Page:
Washington National Opera Performs Verdi's 'Falstaff'

Alan Opie, a late fill-in as Falstaff, acquitted himself well vocally and knew his place.
Alan Opie, a late fill-in as Falstaff, acquitted himself well vocally and knew his place. (By Karin Cooper)
By Anne Midgette
Washington Post Staff Writer
Tuesday, October 13, 2009

Verdi's "Falstaff," which the Washington National Opera presented Saturday night at the Kennedy Center Opera House, is one of the great late works of art. Think late Titian: Each gesture is telling; each image is part of a densely layered web of brushstrokes. It's an old man's opera, with an old man as hero, playing the buffoon with, ultimately, a great shrug and a laugh. Its core is the scene at the start of Act 3 when a fat and bedraggled Falstaff, dumped into the river by the ladies he'd hoped to woo and sulking at the duplicity of the world, sits on the riverbank and sips wine as he gradually rediscovers the life force in the simple things around him: the joy of an old man sitting in the sun.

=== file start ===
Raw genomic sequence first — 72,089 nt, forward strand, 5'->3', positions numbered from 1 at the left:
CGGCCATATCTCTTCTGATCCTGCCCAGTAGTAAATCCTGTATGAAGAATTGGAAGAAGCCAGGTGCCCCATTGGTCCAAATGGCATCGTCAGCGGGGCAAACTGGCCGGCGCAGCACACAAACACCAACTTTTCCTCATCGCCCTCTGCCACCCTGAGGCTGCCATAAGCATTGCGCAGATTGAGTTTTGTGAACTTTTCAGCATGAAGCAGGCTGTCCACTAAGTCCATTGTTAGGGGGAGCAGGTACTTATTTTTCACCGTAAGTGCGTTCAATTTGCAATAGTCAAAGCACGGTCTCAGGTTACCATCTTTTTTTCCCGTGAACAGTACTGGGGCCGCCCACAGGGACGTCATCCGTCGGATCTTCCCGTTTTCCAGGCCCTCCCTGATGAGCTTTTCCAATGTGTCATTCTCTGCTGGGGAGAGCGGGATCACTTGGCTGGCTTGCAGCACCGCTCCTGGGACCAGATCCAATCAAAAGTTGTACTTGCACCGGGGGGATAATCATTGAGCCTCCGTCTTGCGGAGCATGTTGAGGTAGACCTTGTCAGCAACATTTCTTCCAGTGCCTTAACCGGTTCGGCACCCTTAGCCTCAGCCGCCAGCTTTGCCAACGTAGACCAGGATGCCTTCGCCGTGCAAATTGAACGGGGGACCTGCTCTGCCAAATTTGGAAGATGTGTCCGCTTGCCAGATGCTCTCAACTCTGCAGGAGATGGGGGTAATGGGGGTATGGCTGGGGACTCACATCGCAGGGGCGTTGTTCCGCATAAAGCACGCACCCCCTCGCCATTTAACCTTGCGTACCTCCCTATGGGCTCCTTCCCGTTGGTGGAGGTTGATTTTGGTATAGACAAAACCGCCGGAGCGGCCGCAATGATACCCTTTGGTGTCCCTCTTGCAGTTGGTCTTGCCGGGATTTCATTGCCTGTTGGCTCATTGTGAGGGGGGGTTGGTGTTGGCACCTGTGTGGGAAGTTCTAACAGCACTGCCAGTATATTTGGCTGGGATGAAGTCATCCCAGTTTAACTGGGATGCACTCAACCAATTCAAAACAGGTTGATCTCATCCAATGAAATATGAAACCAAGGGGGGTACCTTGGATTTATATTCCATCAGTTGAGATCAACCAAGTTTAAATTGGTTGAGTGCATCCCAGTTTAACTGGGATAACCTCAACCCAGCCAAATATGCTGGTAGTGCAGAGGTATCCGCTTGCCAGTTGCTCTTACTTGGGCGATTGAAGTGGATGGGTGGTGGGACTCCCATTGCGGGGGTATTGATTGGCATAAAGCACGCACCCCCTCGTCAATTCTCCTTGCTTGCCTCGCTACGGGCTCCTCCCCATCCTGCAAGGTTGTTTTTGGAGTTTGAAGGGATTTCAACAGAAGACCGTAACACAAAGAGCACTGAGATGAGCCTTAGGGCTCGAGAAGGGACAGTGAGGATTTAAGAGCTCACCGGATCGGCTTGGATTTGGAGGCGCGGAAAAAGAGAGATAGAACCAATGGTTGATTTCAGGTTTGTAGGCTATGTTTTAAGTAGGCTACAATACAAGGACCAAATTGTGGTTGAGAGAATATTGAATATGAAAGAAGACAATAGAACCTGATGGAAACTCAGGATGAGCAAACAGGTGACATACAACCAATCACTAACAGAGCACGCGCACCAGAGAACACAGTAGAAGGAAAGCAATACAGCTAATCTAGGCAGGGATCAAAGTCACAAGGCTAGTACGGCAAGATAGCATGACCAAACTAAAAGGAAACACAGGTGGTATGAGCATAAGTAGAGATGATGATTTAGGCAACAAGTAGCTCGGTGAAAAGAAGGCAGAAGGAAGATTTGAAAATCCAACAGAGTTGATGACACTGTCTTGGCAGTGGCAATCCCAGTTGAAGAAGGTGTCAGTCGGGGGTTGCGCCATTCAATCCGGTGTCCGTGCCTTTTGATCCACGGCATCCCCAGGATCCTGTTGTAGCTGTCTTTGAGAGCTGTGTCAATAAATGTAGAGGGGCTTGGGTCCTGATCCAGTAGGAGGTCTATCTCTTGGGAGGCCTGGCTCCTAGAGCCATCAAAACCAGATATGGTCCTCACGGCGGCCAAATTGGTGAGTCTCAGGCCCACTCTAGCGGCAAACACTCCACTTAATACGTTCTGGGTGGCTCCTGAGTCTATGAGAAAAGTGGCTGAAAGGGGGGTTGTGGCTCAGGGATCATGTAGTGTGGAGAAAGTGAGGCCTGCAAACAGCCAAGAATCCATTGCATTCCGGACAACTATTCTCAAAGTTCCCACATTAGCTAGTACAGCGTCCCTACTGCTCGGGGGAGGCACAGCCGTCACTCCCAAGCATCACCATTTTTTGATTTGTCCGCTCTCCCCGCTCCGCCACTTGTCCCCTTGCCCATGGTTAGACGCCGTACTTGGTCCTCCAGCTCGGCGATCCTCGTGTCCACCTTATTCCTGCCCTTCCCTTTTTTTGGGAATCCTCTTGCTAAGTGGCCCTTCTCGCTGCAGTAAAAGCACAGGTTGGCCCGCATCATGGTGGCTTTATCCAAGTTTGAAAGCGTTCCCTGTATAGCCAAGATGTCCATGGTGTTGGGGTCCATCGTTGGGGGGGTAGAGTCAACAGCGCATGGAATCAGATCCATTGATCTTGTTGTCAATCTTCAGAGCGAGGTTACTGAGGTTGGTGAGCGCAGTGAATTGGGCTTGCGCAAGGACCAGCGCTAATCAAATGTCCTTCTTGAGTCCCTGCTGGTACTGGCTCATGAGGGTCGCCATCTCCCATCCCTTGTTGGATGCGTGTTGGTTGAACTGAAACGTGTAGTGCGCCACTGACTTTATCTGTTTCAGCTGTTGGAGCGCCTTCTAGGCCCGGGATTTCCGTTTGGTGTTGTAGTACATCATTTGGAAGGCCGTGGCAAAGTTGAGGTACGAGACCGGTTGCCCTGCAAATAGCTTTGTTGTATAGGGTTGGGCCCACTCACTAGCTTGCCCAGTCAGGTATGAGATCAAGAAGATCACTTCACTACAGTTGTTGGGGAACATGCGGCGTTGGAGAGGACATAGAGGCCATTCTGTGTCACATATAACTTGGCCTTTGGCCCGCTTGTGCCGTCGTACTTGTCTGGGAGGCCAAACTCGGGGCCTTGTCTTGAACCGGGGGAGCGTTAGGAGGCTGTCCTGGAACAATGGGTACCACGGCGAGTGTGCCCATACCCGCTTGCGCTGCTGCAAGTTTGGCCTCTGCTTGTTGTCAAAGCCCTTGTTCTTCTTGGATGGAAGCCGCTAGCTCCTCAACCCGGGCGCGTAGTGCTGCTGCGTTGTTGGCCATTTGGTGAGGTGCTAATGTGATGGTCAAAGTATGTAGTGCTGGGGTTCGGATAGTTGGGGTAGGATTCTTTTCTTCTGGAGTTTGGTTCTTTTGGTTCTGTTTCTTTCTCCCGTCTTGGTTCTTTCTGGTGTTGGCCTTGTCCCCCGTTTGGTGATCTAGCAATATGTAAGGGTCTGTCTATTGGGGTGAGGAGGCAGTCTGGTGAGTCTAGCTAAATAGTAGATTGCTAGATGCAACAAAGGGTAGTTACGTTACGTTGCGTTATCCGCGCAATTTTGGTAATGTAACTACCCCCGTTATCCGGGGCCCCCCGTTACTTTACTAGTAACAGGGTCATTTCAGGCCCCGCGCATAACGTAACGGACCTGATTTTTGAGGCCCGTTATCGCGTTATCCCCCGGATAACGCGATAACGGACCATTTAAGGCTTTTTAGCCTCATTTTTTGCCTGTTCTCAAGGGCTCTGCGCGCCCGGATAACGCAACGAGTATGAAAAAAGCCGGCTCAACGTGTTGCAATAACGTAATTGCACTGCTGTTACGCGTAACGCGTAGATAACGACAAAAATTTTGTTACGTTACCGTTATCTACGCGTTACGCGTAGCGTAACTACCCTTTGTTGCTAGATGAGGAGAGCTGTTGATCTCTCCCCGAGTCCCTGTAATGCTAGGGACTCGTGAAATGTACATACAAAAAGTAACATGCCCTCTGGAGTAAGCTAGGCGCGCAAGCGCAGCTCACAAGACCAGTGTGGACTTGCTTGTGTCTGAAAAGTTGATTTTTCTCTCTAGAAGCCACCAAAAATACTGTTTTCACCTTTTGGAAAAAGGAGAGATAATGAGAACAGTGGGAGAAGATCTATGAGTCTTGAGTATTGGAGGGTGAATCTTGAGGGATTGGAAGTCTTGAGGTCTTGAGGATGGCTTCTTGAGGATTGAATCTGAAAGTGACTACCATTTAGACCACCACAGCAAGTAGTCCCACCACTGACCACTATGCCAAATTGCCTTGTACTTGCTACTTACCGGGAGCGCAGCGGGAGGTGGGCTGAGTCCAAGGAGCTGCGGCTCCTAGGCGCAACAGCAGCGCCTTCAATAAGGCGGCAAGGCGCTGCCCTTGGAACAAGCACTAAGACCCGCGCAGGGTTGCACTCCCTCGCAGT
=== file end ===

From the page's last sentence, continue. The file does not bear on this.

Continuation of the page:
To counterbalance this, WNO offers a young man's production. Christian Räth makes his company debut as director, though he has previously worked on, or staged existing productions of, a number of shows here. It's an encouraging start. Much as Verdi deconstructs the idea of Italian opera buffo (that is, comedy -- "Falstaff" is one of only two he ever wrote), Räth deconstructs the opera's setting, creating a play-within-a-play conceit that opens with Falstaff, the actor, sitting in his dressing gown on a nearly bare stage. (We later see him donning his fat suit, even as he sings in praise of his own fatness.)